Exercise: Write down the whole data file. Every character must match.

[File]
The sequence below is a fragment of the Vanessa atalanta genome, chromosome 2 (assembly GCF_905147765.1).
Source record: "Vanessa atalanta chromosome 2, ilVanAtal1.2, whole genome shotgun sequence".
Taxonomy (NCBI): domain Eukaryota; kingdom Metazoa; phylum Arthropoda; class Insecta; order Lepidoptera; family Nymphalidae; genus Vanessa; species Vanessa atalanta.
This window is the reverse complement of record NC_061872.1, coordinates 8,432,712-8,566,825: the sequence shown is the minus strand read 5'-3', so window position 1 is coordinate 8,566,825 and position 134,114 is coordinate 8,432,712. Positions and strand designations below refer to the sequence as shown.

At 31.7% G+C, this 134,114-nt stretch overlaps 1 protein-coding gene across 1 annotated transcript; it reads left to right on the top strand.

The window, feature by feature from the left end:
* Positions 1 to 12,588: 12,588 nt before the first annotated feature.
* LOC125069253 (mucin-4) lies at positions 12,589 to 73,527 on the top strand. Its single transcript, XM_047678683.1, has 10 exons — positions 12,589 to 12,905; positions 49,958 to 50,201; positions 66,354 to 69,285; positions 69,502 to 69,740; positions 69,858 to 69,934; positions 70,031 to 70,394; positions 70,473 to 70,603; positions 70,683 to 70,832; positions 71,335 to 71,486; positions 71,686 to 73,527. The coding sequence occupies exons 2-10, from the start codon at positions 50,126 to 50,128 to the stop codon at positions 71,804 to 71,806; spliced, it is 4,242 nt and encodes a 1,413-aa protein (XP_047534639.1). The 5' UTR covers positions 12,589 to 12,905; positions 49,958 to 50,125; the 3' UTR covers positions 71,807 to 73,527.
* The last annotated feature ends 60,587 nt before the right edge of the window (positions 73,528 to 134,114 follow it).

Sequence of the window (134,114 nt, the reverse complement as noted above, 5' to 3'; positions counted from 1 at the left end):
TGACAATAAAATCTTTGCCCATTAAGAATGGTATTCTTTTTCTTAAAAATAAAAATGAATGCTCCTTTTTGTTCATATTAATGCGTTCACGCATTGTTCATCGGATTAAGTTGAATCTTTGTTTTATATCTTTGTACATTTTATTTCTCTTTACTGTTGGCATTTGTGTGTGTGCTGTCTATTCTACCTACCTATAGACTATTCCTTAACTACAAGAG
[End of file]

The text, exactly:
The sequence below is a fragment of the Vanessa atalanta genome, chromosome 2 (assembly GCF_905147765.1).
Source record: "Vanessa atalanta chromosome 2, ilVanAtal1.2, whole genome shotgun sequence".
Taxonomy (NCBI): domain Eukaryota; kingdom Metazoa; phylum Arthropoda; class Insecta; order Lepidoptera; family Nymphalidae; genus Vanessa; species Vanessa atalanta.
This window is the reverse complement of record NC_061872.1, coordinates 8,432,712-8,566,825: the sequence shown is the minus strand read 5'-3', so window position 1 is coordinate 8,566,825 and position 134,114 is coordinate 8,432,712. Positions and strand designations below refer to the sequence as shown.

At 31.7% G+C, this 134,114-nt stretch overlaps 1 protein-coding gene across 1 annotated transcript; it reads left to right on the top strand.

The window, feature by feature from the left end:
* Positions 1 to 12,588: 12,588 nt before the first annotated feature.
* LOC125069253 (mucin-4) lies at positions 12,589 to 73,527 on the top strand. Its single transcript, XM_047678683.1, has 10 exons — positions 12,589 to 12,905; positions 49,958 to 50,201; positions 66,354 to 69,285; positions 69,502 to 69,740; positions 69,858 to 69,934; positions 70,031 to 70,394; positions 70,473 to 70,603; positions 70,683 to 70,832; positions 71,335 to 71,486; positions 71,686 to 73,527. The coding sequence occupies exons 2-10, from the start codon at positions 50,126 to 50,128 to the stop codon at positions 71,804 to 71,806; spliced, it is 4,242 nt and encodes a 1,413-aa protein (XP_047534639.1). The 5' UTR covers positions 12,589 to 12,905; positions 49,958 to 50,125; the 3' UTR covers positions 71,807 to 73,527.
* The last annotated feature ends 60,587 nt before the right edge of the window (positions 73,528 to 134,114 follow it).

Sequence of the window (134,114 nt, the reverse complement as noted above, 5' to 3'; positions counted from 1 at the left end):
TGACAATAAAATCTTTGCCCATTAAGAATGGTATTCTTTTTCTTAAAAATAAAAATGAATGCTCCTTTTTGTTCATATTAATGCGTTCACGCATTGTTCATCGGATTAAGTTGAATCTTTGTTTTATATCTTTGTACATTTTATTTCTCTTTACTGTTGGCATTTGTGTGTGTGCTGTCTATTCTACCTACCTATAGACTATTCCTTAACTACAAGAG